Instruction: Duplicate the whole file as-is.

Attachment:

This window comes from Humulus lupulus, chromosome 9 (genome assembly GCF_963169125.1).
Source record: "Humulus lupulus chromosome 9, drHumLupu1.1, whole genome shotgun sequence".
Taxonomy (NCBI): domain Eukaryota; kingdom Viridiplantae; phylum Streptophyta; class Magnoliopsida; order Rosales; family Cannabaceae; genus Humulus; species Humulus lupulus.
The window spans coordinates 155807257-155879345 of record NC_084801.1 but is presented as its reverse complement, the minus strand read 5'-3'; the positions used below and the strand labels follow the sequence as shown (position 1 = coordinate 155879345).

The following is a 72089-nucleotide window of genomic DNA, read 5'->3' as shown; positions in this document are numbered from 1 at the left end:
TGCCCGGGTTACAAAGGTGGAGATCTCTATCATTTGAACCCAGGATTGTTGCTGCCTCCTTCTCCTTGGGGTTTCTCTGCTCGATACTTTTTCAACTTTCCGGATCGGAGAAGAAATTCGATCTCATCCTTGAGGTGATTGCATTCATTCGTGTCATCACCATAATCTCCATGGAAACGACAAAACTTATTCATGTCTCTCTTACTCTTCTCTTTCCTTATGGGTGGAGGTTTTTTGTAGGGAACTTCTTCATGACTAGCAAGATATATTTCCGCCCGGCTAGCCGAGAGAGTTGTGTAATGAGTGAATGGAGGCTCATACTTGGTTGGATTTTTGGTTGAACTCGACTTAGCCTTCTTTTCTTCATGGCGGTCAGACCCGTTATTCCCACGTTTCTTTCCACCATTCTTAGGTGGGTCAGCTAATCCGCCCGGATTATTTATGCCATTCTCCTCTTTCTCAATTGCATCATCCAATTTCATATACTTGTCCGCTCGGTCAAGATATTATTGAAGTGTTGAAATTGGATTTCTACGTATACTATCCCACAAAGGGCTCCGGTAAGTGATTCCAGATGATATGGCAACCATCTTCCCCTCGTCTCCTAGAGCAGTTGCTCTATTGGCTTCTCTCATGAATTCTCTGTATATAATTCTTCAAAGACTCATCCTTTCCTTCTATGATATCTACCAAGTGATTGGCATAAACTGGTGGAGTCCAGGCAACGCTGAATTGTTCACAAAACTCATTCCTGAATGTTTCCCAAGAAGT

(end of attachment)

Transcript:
This window comes from Humulus lupulus, chromosome 9 (genome assembly GCF_963169125.1).
Source record: "Humulus lupulus chromosome 9, drHumLupu1.1, whole genome shotgun sequence".
Taxonomy (NCBI): domain Eukaryota; kingdom Viridiplantae; phylum Streptophyta; class Magnoliopsida; order Rosales; family Cannabaceae; genus Humulus; species Humulus lupulus.
The window spans coordinates 155807257-155879345 of record NC_084801.1 but is presented as its reverse complement, the minus strand read 5'-3'; the positions used below and the strand labels follow the sequence as shown (position 1 = coordinate 155879345).

The following is a 72089-nucleotide window of genomic DNA, read 5'->3' as shown; positions in this document are numbered from 1 at the left end:
TGCCCGGGTTACAAAGGTGGAGATCTCTATCATTTGAACCCAGGATTGTTGCTGCCTCCTTCTCCTTGGGGTTTCTCTGCTCGATACTTTTTCAACTTTCCGGATCGGAGAAGAAATTCGATCTCATCCTTGAGGTGATTGCATTCATTCGTGTCATCACCATAATCTCCATGGAAACGACAAAACTTATTCATGTCTCTCTTACTCTTCTCTTTCCTTATGGGTGGAGGTTTTTTGTAGGGAACTTCTTCATGACTAGCAAGATATATTTCCGCCCGGCTAGCCGAGAGAGTTGTGTAATGAGTGAATGGAGGCTCATACTTGGTTGGATTTTTGGTTGAACTCGACTTAGCCTTCTTTTCTTCATGGCGGTCAGACCCGTTATTCCCACGTTTCTTTCCACCATTCTTAGGTGGGTCAGCTAATCCGCCCGGATTATTTATGCCATTCTCCTCTTTCTCAATTGCATCATCCAATTTCATATACTTGTCCGCTCGGTCAAGATATTATTGAAGTGTTGAAATTGGATTTCTACGTATACTATCCCACAAAGGGCTCCGGTAAGTGATTCCAGATGATATGGCAACCATCTTCCCCTCGTCTCCTAGAGCAGTTGCTCTATTGGCTTCTCTCATGAATTCTCTGTATATAATTCTTCAAAGACTCATCCTTTCCTTCTATGATATCTACCAAGTGATTGGCATAAACTGGTGGAGTCCAGGCAACGCTGAATTGTTCACAAAACTCATTCCTGAATGTTTCCCAAGAAGT